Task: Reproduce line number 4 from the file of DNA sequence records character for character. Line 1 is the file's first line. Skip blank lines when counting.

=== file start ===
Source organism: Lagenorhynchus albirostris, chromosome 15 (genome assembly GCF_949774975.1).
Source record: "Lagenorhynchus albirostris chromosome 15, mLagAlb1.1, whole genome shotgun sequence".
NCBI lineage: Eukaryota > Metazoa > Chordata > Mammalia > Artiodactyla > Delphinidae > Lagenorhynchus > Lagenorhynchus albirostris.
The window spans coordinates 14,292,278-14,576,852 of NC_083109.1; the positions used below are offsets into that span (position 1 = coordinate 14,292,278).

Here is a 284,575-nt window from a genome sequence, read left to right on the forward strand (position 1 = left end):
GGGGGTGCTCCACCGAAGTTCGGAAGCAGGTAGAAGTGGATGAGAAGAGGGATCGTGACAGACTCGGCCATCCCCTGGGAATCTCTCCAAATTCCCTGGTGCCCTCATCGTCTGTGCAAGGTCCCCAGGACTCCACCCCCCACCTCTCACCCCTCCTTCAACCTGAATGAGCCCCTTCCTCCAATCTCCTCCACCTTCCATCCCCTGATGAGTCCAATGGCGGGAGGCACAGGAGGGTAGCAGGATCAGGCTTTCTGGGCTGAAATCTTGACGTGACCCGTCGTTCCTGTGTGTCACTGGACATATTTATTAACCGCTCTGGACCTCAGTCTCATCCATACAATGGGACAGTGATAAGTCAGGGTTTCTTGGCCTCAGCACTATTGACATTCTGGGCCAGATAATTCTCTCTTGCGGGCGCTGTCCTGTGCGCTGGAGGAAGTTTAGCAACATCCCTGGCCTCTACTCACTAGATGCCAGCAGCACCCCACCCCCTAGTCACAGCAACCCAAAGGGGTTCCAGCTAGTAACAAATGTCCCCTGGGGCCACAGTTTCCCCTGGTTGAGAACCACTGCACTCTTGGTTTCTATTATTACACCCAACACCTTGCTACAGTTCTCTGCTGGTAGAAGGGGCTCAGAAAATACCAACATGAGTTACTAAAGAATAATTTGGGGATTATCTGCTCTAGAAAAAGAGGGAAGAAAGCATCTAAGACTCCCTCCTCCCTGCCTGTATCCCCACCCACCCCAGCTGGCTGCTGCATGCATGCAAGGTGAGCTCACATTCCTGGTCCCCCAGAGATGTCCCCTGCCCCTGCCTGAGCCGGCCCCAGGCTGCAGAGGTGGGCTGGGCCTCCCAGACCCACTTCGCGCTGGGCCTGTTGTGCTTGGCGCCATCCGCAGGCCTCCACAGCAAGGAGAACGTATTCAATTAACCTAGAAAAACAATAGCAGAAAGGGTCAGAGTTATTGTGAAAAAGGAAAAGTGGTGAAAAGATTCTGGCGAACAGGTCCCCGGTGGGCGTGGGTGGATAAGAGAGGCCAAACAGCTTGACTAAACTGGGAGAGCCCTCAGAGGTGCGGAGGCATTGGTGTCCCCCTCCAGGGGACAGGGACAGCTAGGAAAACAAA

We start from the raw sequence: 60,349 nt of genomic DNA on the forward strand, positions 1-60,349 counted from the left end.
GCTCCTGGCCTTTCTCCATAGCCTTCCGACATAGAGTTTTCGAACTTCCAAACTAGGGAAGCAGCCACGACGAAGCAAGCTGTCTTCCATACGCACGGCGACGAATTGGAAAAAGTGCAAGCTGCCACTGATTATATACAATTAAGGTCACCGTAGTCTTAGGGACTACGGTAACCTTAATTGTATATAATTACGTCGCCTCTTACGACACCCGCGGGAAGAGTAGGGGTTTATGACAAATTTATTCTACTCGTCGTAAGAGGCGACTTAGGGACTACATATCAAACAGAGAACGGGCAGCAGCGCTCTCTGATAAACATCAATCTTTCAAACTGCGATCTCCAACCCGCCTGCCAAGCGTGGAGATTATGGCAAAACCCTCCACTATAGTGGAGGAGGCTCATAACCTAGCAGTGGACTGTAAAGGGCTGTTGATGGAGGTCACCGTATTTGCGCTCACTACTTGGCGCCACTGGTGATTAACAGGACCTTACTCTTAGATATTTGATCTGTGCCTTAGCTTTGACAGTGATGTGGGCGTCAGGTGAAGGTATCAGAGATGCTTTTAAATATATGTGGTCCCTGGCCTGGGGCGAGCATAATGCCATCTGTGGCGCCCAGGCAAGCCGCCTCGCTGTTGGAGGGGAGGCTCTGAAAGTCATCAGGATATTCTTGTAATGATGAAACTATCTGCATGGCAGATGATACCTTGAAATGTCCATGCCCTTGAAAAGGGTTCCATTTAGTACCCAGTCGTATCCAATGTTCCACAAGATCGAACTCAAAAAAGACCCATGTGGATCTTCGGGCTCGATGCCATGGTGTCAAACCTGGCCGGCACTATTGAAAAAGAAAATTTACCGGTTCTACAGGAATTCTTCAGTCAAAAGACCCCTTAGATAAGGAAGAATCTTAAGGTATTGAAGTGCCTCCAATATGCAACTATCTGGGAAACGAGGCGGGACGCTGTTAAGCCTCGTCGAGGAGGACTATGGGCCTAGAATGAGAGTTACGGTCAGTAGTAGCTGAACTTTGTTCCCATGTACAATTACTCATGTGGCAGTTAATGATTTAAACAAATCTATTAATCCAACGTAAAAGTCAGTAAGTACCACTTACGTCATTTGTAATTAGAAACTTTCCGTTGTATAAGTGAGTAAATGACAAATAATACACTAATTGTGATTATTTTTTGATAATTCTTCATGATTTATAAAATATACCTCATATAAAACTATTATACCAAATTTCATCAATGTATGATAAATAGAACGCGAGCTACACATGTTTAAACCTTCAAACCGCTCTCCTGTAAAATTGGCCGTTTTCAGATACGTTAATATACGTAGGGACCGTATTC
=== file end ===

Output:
The window spans coordinates 14,292,278-14,576,852 of NC_083109.1; the positions used below are offsets into that span (position 1 = coordinate 14,292,278).